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A Primer on the College Student Journey

Top Ten Takeaways about Undergraduates

The following information is drawn from A Primer on the College Student Journey, a comprehensive and data-rich portrait of American postsecondary education, which incorporates quantitative and qualitative studies that examine every type of postsecondary institution, from early college high schools to private universities.

Of greatest concern . . .

College attainment rates are troublingly unequal: Among twenty-five- to twenty-nine-year-olds, in 2015, 50 percent of women had a bachelor’s degree or higher compared with 41 percent of men. Similarly, 72 percent of Asian students earned an associate degree or higher compared with 54 percent of white, 31 percent of black, and 27 percent of Hispanic students. In a related study, only 36 percent of students from low-income families earned a bachelor’s degree compared with 54 percent of students from high-income families.

Many college students are academically unprepared for college: One-half of all college students take remedial courses.

More students are borrowing more: The proportion of college graduates who took out federal loans increased from about 50 to 60 percent from 2000 to 2012; the median cumulative loan amount increased nearly 25 percent from about $16,500 to $20,400.

Students who do not graduate are most likely to default: Students who do not graduate and who take out the smallest loan amounts have the highest default rates.

Too few students graduate and too few graduate on time: Only about 60 percent of students earn a bachelor’s degree, taking, on average, almost six years to complete their studies. Only 29 percent of students who start a certificate or associate degree at a two-year college earn a credential within three years.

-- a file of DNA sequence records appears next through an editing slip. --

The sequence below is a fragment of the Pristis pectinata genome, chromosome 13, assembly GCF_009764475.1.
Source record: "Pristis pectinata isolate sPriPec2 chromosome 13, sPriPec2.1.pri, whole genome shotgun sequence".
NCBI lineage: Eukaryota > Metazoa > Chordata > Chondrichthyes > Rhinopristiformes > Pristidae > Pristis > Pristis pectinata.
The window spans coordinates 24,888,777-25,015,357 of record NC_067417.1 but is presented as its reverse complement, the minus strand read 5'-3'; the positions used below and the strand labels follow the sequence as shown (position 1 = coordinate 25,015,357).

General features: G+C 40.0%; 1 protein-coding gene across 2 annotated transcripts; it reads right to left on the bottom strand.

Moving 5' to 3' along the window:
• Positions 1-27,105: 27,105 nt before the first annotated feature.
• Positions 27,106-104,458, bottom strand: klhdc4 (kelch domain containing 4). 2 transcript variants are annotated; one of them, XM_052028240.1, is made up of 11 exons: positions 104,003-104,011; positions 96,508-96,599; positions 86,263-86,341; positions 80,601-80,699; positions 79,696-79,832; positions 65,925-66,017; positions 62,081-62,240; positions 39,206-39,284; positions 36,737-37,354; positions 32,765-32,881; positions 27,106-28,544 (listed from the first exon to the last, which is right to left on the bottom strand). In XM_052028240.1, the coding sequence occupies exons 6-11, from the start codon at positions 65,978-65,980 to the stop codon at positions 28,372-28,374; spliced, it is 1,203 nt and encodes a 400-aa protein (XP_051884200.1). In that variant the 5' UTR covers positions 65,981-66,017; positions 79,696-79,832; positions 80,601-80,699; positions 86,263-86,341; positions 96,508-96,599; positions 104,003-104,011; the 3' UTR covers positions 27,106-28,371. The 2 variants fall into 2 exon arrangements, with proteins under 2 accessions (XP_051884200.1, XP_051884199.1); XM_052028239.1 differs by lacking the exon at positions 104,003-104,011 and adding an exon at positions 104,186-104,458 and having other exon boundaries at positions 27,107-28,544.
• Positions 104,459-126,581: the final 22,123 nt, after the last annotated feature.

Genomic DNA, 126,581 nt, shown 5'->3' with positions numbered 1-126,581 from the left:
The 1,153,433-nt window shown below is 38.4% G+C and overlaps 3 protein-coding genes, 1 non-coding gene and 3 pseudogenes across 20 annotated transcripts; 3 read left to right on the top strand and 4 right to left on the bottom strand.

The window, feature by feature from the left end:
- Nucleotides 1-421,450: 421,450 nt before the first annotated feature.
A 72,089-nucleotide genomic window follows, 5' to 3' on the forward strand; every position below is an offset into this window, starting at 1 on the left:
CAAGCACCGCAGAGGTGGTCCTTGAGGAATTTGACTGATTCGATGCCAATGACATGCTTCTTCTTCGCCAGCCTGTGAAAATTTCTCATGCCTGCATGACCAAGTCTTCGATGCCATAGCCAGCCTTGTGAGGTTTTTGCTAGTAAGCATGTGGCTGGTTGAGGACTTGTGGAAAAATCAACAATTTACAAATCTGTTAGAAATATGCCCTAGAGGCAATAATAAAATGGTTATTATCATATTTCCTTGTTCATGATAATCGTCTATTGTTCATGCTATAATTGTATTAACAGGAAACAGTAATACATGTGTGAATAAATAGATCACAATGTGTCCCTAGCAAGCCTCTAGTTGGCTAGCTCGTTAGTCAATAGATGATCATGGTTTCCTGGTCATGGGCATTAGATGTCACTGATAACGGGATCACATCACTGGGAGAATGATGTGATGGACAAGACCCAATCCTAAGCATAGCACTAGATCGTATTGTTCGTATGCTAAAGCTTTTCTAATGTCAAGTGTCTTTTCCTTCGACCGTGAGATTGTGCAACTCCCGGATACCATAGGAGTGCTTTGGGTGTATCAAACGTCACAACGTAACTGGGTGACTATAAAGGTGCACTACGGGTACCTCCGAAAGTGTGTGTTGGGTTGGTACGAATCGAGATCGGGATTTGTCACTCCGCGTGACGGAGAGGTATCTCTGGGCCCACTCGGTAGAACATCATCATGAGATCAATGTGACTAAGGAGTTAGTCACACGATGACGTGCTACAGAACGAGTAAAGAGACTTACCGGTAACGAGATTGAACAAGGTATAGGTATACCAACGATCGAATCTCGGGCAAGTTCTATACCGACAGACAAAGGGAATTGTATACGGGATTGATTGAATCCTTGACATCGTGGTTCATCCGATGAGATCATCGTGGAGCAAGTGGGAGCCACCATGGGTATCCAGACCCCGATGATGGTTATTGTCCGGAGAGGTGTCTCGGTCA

And to be clear . . .

The vast majority of students go to college: More than 85 percent of students who graduated from high school enrolled in college within eight years.

Most students get in: More than 70 percent of undergraduates attend colleges that accept over 50 percent of their applicants, while only 1 percent of students attend colleges that accept less than 10 percent of applicants.

Students overwhelmingly go public: Choosing among over 4,700 different higher education institutions, almost 80 percent of fall undergraduates are enrolled in public colleges and universities.

Adults and part-timers matter: Students over the age of twenty-five make up 31 percent of the undergraduate population and students who study part time make up 37 percent; an additional 20 percent of American adults have earned some college credit but no degree.

It’s not just about the baccalaureate: Of recently awarded undergraduate credentials, less than half (48 percent) were bachelor’s degrees, while 26 percent were associate degrees and 25 percent were certificates.

Interested in learning more? Read A Primer on the College Student Journey.